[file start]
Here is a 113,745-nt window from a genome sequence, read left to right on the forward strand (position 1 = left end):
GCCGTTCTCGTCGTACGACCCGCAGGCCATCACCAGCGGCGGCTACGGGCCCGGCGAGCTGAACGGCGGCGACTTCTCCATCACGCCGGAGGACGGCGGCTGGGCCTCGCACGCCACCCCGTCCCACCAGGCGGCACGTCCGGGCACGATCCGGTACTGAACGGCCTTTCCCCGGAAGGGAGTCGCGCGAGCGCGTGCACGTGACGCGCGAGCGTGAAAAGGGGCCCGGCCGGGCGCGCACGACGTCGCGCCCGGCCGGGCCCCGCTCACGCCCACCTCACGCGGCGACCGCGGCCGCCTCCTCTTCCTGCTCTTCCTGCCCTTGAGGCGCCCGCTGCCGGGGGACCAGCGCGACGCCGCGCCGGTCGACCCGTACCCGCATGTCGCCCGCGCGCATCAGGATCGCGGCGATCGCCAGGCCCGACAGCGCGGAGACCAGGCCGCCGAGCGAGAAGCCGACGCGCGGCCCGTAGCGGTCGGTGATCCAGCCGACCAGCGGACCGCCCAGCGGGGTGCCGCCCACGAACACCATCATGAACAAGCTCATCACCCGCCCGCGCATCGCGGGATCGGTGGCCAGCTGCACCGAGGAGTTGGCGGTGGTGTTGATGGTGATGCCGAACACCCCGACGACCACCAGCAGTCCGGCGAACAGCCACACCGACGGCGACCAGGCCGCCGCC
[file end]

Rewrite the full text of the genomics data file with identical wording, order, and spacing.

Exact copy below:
Here is a 113,745-nt window from a genome sequence, read left to right on the forward strand (position 1 = left end):
GCCGTTCTCGTCGTACGACCCGCAGGCCATCACCAGCGGCGGCTACGGGCCCGGCGAGCTGAACGGCGGCGACTTCTCCATCACGCCGGAGGACGGCGGCTGGGCCTCGCACGCCACCCCGTCCCACCAGGCGGCACGTCCGGGCACGATCCGGTACTGAACGGCCTTTCCCCGGAAGGGAGTCGCGCGAGCGCGTGCACGTGACGCGCGAGCGTGAAAAGGGGCCCGGCCGGGCGCGCACGACGTCGCGCCCGGCCGGGCCCCGCTCACGCCCACCTCACGCGGCGACCGCGGCCGCCTCCTCTTCCTGCTCTTCCTGCCCTTGAGGCGCCCGCTGCCGGGGGACCAGCGCGACGCCGCGCCGGTCGACCCGTACCCGCATGTCGCCCGCGCGCATCAGGATCGCGGCGATCGCCAGGCCCGACAGCGCGGAGACCAGGCCGCCGAGCGAGAAGCCGACGCGCGGCCCGTAGCGGTCGGTGATCCAGCCGACCAGCGGACCGCCCAGCGGGGTGCCGCCCACGAACACCATCATGAACAAGCTCATCACCCGCCCGCGCATCGCGGGATCGGTGGCCAGCTGCACCGAGGAGTTGGCGGTGGTGTTGATGGTGATGCCGAACACCCCGACGACCACCAGCAGTCCGGCGAACAGCCACACCGACGGCGACCAGGCCGCCGCC